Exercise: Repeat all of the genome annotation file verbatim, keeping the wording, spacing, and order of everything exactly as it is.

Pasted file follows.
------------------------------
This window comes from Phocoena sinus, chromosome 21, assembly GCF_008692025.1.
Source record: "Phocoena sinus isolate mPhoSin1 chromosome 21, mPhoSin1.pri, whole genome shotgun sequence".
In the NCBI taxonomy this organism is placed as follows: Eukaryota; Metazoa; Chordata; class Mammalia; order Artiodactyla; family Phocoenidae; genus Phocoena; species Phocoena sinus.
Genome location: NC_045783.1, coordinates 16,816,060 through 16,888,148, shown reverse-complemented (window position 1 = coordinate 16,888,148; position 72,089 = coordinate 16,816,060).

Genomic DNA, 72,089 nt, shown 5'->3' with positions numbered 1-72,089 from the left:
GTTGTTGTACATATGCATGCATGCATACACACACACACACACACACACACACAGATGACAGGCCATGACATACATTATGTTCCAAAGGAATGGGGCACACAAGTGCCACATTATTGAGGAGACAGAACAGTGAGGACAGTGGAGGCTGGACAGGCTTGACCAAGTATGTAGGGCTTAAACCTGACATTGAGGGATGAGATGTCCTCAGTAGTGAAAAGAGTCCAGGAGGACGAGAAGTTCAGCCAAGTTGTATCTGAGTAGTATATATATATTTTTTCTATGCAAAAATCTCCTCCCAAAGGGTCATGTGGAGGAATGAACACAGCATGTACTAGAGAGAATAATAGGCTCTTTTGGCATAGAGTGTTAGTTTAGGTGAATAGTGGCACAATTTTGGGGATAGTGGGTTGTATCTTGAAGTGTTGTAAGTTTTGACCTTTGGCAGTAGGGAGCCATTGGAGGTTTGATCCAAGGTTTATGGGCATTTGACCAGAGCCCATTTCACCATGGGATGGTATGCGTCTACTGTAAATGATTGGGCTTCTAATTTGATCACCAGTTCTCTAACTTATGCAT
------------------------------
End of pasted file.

This window comes from Phocoena sinus, chromosome 21, assembly GCF_008692025.1.
Source record: "Phocoena sinus isolate mPhoSin1 chromosome 21, mPhoSin1.pri, whole genome shotgun sequence".
In the NCBI taxonomy this organism is placed as follows: Eukaryota; Metazoa; Chordata; class Mammalia; order Artiodactyla; family Phocoenidae; genus Phocoena; species Phocoena sinus.
Genome location: NC_045783.1, coordinates 16,816,060 through 16,888,148, shown reverse-complemented (window position 1 = coordinate 16,888,148; position 72,089 = coordinate 16,816,060).

Genomic DNA, 72,089 nt, shown 5'->3' with positions numbered 1-72,089 from the left:
GTTGTTGTACATATGCATGCATGCATACACACACACACACACACACACACACAGATGACAGGCCATGACATACATTATGTTCCAAAGGAATGGGGCACACAAGTGCCACATTATTGAGGAGACAGAACAGTGAGGACAGTGGAGGCTGGACAGGCTTGACCAAGTATGTAGGGCTTAAACCTGACATTGAGGGATGAGATGTCCTCAGTAGTGAAAAGAGTCCAGGAGGACGAGAAGTTCAGCCAAGTTGTATCTGAGTAGTATATATATATTTTTTCTATGCAAAAATCTCCTCCCAAAGGGTCATGTGGAGGAATGAACACAGCATGTACTAGAGAGAATAATAGGCTCTTTTGGCATAGAGTGTTAGTTTAGGTGAATAGTGGCACAATTTTGGGGATAGTGGGTTGTATCTTGAAGTGTTGTAAGTTTTGACCTTTGGCAGTAGGGAGCCATTGGAGGTTTGATCCAAGGTTTATGGGCATTTGACCAGAGCCCATTTCACCATGGGATGGTATGCGTCTACTGTAAATGATTGGGCTTCTAATTTGATCACCAGTTCTCTAACTTATGCAT